Posted in Blog, Creative Writing, Writing

Swapping Stories With A Stranger

Last night,

the sun was still alive,

looming above,

but flagging with fatigue,

and the sky was a soothing shade of blue.

There were bottles,

broken and blessed on the brown and grey stones of the pavement,

as I crept past,

lighting up a cigarette,

hoping not to halt the slumber of a man who had clearly had enough.

Enough alcohol?

Enough of life’s endless cruelty?

It was hard to say,

but there was a story of great sadness in the scattered bottles,

that I wasn’t sure he was ready to tell.

His eyes opened, despite my best efforts,

glancing to the busy buses that screamed past, and then, with a smile, up to me.

I am not from the North,

so I find it strange to talk to strangers,

but I let him talk,

leaning up against the whitewashed wall,

one scuffed shoe poised at the toes,

like a ballerina,

as he unfolded the map that had brought him to that little corner of the great graveyard of Kent.

He said his mother prayed for him,

and I promised I would too.

He said I’d make a beautiful bride,

and I told him that I’d already tried,

but some things just don’t work out.

He insisted that it would happen,

and I insisted that we go shopping for sandwiches.

The bottles stayed scattered as we parted ways,

both walking down long roads,

with new stories in our pockets,

and less bricks on our backs.

Posted in Blog, Creative Writing, Personal, politics, Writing

Yes, In Your Back Yard, Katherine.

I saw a plan for new homes this morning,

in the newspaper.


Thank God.

I thought.

Surely they’re needed.

The streets are no place for people,

but people find their place on the streets,

and homes are good.


nice, even?



Not to be NIMBYs,

but the neighbours have lost it at the very thought of it.

“Schools are too full!”

“Roads are too busy!”

“There’s no room at the doctors!”

There’s no room at the inn, apparently,

which would be funny,

because it’s almost Christmas,

but isn’t funny,

because it’s winter,

and there are people who make busy roads their home,

kids who live in broken down B&Bs,

going to school with growling stomachs,

lungs full of damp from the cramped hotel room they share with their mother,

who was running from fists that don’t care how much she just wants to live.


we have to make room at the inn.

We have to make a little sacrifice,

because it’s Christmas,

or we’re human,

whatever works,

whatever gets people off the streets,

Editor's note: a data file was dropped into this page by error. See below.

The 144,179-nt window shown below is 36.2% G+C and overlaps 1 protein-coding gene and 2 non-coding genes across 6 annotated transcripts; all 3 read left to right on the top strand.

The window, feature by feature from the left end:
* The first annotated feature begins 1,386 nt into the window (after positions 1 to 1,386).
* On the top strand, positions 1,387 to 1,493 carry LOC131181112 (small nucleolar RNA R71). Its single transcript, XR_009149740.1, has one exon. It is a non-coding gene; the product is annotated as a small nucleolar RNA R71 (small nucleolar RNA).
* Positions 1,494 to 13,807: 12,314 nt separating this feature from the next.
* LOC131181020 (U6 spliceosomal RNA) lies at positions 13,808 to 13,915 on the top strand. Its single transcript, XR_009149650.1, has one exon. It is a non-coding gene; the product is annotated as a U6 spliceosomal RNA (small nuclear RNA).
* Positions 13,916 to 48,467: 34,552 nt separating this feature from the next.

whatever gets poor families from busted B&Bs to a real home,

whatever gets people,

real people, by the way,

somewhere secure.

You can find somewhere else to walk your dog,


You could write to your MP about expanding infrastructure,


You could accept that people other than yourself have a right to a home,


They called it “Out of sight, out of mind” in the paper.

It reminded me of home.

The estate that made me,

high up on a hill,

crouched behind trees,

with ravens in branches,

rumours of horror and crime to keep “good people” away.

We were terrifying,

I’m sure.

Most people forgot we were there,

except the postman,

who took pity on us,

and didn’t see the poor as a dirty secret.

Posted in Blog, Creative Writing, Personal, Writing

Swanscombe Used To Be Such A Nice Little Town

Helicopters hang over my house,

most nights,

sweet symphony of sirens,

the violin solo of violence.

Somebody will awake to bad news.

A boy was stabbed last night.

The neighbours are all whispering,

about how the streets don’t feel safe,

the value of their houses,

even less so.

A boy was stabbed last night,

but it wasn’t their boy,

so they talk of house prices,

vandalism at the park.

He was alone,

but they never wonder why.

He must have been a bad kid,

not like their kids,

some kids are born bad kids,

raised by the streets kids,

a bit too rough kids,

must have come from London kids,

not allowed to play with their kids.

A boy was stabbed last night.


the helicopters hover again,

the symphony begins,

a mother wails a haunting solo,

from her front door.

The curtain twitchers have front row seats.

Posted in Blog, Creative Writing, Writing

Car Parks

There was red and blue,

in the air,

sirens singing,

as I stared up at you,

like you were an old friend,

an old memory,

a stabilising slap to the face,

among the chaotic commuters,

questioning officers,

about how they should get home,

and what they should do.

I had been worrying

about a press release,

getting to the cinema on time,

paying the council tax,

but then,

there you were,

staring down at me,

caught on the edge of the worst of life.

Caught at the edge of today,

crawling across the concrete of the car park,

your weary arms are waiting,

done with holding you up,

for all the world to see,


I still want to stay”

I watch them cling to the concrete,


But I don’t know if I can”

and I wish,

so hard,

that I could change your mind,

even though I don’t know you like that,

or, at all,


I saw you live,


led back from the edge of goodbye,

into the horizon,

towards help and hope,

as I,

and all the chaotic commuters cleared the road,

going back to little problems,

like press releases,

cinema dates,

council tax,

so we didn’t have to think of giant concrete car parks,

and their habit of stealing people,

to take them to the sky.

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